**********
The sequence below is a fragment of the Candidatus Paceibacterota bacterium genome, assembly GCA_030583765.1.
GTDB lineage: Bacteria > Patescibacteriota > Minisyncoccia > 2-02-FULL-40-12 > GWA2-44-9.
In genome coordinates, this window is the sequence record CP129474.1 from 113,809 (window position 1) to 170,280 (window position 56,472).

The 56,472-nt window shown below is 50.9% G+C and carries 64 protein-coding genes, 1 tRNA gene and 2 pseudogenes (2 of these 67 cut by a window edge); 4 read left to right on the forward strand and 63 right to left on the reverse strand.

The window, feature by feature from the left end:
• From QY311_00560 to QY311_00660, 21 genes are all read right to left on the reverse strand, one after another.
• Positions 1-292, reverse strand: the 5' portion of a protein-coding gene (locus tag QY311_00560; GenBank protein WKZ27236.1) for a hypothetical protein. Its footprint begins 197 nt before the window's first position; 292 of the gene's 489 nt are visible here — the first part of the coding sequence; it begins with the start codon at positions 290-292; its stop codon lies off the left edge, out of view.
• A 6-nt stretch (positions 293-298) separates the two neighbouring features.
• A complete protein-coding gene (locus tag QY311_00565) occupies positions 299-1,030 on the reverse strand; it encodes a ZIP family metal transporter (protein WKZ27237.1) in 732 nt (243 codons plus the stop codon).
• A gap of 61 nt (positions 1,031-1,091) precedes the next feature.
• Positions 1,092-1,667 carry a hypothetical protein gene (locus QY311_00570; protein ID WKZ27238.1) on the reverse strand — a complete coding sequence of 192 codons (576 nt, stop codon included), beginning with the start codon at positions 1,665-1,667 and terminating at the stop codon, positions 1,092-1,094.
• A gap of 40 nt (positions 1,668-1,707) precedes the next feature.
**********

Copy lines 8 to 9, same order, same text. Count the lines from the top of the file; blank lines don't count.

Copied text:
• A 6-nt stretch (positions 293-298) separates the two neighbouring features.
• A complete protein-coding gene (locus tag QY311_00565) occupies positions 299-1,030 on the reverse strand; it encodes a ZIP family metal transporter (protein WKZ27237.1) in 732 nt (243 codons plus the stop codon).